‘Without Redemption’ Displays Serial Killer Bill Bonin’s Swirling Vortex of Despair—Jailhouse Diary Sample Reveals His Complexity

June 20, 2023 Vonda3310 0 Comments

Bill Bonin, the Freeway Killer in chains, during this trial in Los Angeles. Los Angeles, CA—One of the most difficult tasks in writing a serial killer biography is genuinely capturing the swirling vortex of despair created by said person. The authors of latest, and most detailed, biography of Freeway Killer Bill Bonin possessed a distinctive advantage in this sphere for various reasons: 1) Co-Author Vonda Pelto, Ph.D., a Clinical Psychologist, had many sessions with Bonin and two accomplices at LA Men’s Central Jail, 2) They had Bonin’s long hidden, hand written personal jailhouse diaries and confession murder stories, penned during the months leading up to his November 1981 trial, 3) Access to over 40 boxes of official investigative documents gifted to Pelto by a former detective, which included Bonin’s jailhouse diaries and impossible to obtain mental hospital and prison records covering nine-years prior to the killings.

All of this resulted in a book that, in so many ways, captures the deep, dark places where his compulsion to kill arose from. Without Redemption: Creation & Deeds of Freeway Killer Bill Bonin, His Five Accomplices & How One Who Escaped Justice is not only one of most detailed serial killer biographies ever written, but it takes the readers into the blind alleys and byways of Bonin’s complex and twisted personality.

Book cover of 'Without Redemption: Creation & Deeds of Freeway Killer Bill Bonin, His Five Accomplices & How ONe Who Escaped Justice' by Vonda Pelto, Ph.D. & Michael B. Butler. Currently available on Amazon, Kobo and Google Play, Without Redemption has found interested readers in the United States, Canada, Australia, New Zealand and throughout Europe.

Over 400 newspaper articles, from all the U.S., filled in the blanks and revealed what the public was being told while various government agencies lied to them and each other.

Here is an excerpt from the book which reflects Bonin’s mindset a few months after his final arrest:   

Holidays at LA Men’s Central Jail
December 19 to 31, 1980

Collage photo of 14 of Bonin's victim's during this ten-month Freeway Killer murder spree from August 1979 to June 1980. Three of the five Bonin Freeway Killer suspects then in custody have gone through their prelims as the Christmas season began. Munro will have his hearing on December 22. Bonin was going to spend yet another Christmas behind bars, but this time with no hope of ever gaining release. Three weeks of intense activity gave way to a short period of relative calm characterized by updates from concerned parties and enlightening snapshots of life in LA County Men’s Central Jail.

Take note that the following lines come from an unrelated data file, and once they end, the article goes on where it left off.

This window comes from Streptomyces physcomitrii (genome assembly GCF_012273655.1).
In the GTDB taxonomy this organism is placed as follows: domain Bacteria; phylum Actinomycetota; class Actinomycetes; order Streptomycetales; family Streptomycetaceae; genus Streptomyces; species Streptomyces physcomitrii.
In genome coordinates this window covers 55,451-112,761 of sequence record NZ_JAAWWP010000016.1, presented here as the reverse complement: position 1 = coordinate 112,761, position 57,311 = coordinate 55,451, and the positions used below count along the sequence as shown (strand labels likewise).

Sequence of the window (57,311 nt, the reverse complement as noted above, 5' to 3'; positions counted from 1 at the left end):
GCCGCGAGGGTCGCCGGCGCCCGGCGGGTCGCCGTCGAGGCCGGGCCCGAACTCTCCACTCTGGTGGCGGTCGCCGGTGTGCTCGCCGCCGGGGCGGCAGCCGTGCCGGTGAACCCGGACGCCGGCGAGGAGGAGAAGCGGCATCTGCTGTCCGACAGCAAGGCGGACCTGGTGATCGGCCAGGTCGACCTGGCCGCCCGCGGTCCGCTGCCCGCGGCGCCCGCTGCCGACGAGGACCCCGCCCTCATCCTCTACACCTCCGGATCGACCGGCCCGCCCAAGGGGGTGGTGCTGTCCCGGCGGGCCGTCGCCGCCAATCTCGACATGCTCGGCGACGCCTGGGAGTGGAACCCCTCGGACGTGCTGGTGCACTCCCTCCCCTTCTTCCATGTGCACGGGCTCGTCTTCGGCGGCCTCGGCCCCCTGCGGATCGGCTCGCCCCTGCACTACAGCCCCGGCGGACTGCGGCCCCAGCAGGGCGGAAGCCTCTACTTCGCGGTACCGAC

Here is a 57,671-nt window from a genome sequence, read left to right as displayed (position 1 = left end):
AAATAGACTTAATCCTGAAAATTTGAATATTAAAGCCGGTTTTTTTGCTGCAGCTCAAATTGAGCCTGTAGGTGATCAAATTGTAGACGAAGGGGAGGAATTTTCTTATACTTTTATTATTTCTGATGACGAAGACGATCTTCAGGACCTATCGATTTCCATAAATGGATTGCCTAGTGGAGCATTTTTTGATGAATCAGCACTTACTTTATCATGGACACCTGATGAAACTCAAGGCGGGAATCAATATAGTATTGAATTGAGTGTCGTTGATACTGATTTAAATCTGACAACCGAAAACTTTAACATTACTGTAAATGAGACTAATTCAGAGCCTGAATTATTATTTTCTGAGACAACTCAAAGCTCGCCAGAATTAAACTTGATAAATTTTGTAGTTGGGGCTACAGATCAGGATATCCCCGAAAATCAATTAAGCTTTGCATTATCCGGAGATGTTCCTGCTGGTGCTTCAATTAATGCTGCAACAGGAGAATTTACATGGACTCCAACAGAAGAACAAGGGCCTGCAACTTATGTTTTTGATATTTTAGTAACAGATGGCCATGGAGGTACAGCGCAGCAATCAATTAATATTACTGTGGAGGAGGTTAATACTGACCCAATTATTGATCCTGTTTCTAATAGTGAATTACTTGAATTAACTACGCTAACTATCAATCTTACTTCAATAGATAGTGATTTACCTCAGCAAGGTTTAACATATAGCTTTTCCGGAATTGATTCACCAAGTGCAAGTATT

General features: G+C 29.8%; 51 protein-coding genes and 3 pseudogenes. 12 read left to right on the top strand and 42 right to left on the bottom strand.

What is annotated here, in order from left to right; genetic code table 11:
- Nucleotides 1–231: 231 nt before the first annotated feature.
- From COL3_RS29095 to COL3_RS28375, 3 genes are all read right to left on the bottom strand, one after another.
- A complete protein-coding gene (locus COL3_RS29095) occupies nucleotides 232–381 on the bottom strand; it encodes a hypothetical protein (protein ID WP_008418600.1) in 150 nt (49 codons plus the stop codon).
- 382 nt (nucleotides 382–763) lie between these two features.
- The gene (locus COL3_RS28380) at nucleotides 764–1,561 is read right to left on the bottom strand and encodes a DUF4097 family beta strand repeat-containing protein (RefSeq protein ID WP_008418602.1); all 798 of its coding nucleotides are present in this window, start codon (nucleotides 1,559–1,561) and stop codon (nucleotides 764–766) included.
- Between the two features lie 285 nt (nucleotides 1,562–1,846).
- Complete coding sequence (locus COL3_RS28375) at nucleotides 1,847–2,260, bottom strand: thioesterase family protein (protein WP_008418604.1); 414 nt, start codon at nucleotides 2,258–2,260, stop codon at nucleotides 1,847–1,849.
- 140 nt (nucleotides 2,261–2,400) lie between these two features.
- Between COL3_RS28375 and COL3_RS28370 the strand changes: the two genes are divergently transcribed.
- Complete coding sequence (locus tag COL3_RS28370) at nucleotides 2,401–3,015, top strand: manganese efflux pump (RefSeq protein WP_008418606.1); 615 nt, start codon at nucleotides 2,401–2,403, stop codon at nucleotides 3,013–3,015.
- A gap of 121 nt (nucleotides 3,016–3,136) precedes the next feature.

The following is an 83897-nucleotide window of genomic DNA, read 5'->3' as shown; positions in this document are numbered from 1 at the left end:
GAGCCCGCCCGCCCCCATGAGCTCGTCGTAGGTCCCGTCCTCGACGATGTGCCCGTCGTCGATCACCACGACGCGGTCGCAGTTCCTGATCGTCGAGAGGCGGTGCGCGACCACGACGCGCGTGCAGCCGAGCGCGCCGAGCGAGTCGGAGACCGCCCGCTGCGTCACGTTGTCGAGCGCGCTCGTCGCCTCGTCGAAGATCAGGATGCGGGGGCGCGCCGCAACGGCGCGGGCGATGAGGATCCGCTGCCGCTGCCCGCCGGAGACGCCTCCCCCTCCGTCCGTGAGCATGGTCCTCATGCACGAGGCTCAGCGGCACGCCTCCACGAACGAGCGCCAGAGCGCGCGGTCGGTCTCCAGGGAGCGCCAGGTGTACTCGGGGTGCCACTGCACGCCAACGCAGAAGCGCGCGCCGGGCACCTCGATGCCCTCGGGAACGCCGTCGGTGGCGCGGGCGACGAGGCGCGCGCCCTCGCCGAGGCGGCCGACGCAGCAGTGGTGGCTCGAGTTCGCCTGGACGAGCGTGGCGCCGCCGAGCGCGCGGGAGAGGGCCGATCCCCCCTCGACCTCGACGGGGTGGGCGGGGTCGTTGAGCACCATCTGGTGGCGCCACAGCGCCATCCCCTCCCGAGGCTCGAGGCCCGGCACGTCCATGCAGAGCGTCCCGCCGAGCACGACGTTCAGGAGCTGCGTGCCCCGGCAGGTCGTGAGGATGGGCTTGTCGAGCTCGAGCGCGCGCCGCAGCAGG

On Friday, December 19 Bonin was filled with guilt and recriminations about “how I got mixed up in all this.” He wrote that, once he started killing, it “became like a compulsion that I just couldn’t stop. When I got up-tight I would go out and kill. Sometimes after I killed I looked for another on my way home. I got so I was always looking for a victim. I’d even use my money for gas before eating. The gas was necessary so I could search out more victims.” He laid awake at night thinking it was the “end of a hellatious nightmare. I’m glad it’s over.”

    Neglect, childhood abuse, war and institutional shortfalls all created the man which the world was learning about, however, as previously mentioned, a possible childhood frontal lobe brain injury may have also contributed to the disaster. Contemplating his mother seeing him get the Gas Chamber saddened him. Alice believed he was innocent and, like most everyone else, didn’t know Bonin spilled the whole story to detectives in a bid to help Eric, and hopefully himself. Two months earlier, Bonin’s father passed away from an extended illness due to a series of strokes.

    During a visit with his mother, on Friday, December 19, he wrote about the struggle dealing with her, “The hardest thing to do was to sit and tell Mom that I was innocent. I knew I was guilty and I just had to keep saying that I was innocent. She read in the papers that Greg Miley confessed and wanted to know how he could say that? I told her he said that the day he was arrested. I pointed out that he still pled innocent at both the Municipal arraignment and the one in Superior Court. She told me that the truth had to come out. She didn’t care what happened to her. The truth had to come out.”

Previous Post

Next Post